Transplantation 2017 05;101(5):910-915
1 Department of Medicine, University of Minnesota, Minneapolis, MN. 2 Department of Gastroenterology and Hepatology, Erasmus MC, University Medical Center Rotterdam, The Netherlands.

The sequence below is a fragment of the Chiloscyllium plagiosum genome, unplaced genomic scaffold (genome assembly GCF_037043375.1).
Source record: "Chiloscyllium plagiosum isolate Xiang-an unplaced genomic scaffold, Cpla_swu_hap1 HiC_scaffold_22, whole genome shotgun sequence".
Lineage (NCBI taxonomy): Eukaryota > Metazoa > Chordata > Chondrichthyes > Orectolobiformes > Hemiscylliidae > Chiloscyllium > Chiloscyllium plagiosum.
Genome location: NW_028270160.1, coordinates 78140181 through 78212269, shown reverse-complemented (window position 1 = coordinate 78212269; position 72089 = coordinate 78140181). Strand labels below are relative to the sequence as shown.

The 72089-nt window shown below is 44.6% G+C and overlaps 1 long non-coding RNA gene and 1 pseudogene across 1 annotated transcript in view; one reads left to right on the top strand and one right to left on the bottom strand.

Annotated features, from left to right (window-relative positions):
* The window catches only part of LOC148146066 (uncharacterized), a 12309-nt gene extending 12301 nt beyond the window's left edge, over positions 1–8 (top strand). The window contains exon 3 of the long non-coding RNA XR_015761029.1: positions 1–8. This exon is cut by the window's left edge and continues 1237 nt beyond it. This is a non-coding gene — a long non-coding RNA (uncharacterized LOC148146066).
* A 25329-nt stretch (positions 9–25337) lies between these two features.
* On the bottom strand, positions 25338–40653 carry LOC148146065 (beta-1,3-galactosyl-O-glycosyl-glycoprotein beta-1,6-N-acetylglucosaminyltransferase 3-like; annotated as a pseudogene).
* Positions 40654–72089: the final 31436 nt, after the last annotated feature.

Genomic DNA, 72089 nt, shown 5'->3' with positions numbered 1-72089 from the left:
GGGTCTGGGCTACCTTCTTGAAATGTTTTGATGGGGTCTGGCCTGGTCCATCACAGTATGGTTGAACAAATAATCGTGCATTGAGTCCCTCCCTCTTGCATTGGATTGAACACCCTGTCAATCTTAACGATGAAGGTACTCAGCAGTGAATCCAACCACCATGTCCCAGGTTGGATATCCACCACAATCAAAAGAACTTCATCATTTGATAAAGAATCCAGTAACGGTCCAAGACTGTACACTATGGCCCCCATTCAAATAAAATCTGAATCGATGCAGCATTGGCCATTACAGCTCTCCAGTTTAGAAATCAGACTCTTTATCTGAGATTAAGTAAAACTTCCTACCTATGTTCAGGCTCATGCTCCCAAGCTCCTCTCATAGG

Hepatitis C virus (HCV) infection affects over 130 million individuals worldwide, and it is the number 1 reason for liver transplantation in the United States. HCV infection progresses in a slow chronic fashion eliciting a strong but ineffective immune response, mainly characterized by NK cell dysfunction and T cell exhaustion. The chronic hepatic inflammation leads to liver fibrosis, cirrhosis, and cancer in a significant number of patients. In recent years, groundbreaking research has led to the discovery of new HCV-specific direct-acting antivirals (DAAs), which have an unprecedented efficacy to clear the virus, and establish a sustained virological response. Indeed, curing HCV infection with an oral medication is now reality. The effects of DAAs in mitigating the HCV-related complications of liver fibrosis and cancer are yet largely unknown. Nonetheless, recent controversial reports suggest a potential increase in liver cancer recurrence upon use of DAAs. In the current article, we review the most important immune-mediated mechanisms underlying HCV chronicity and the development of liver fibrosis and cancer. Furthermore, we discuss recent concern on use of the new agents.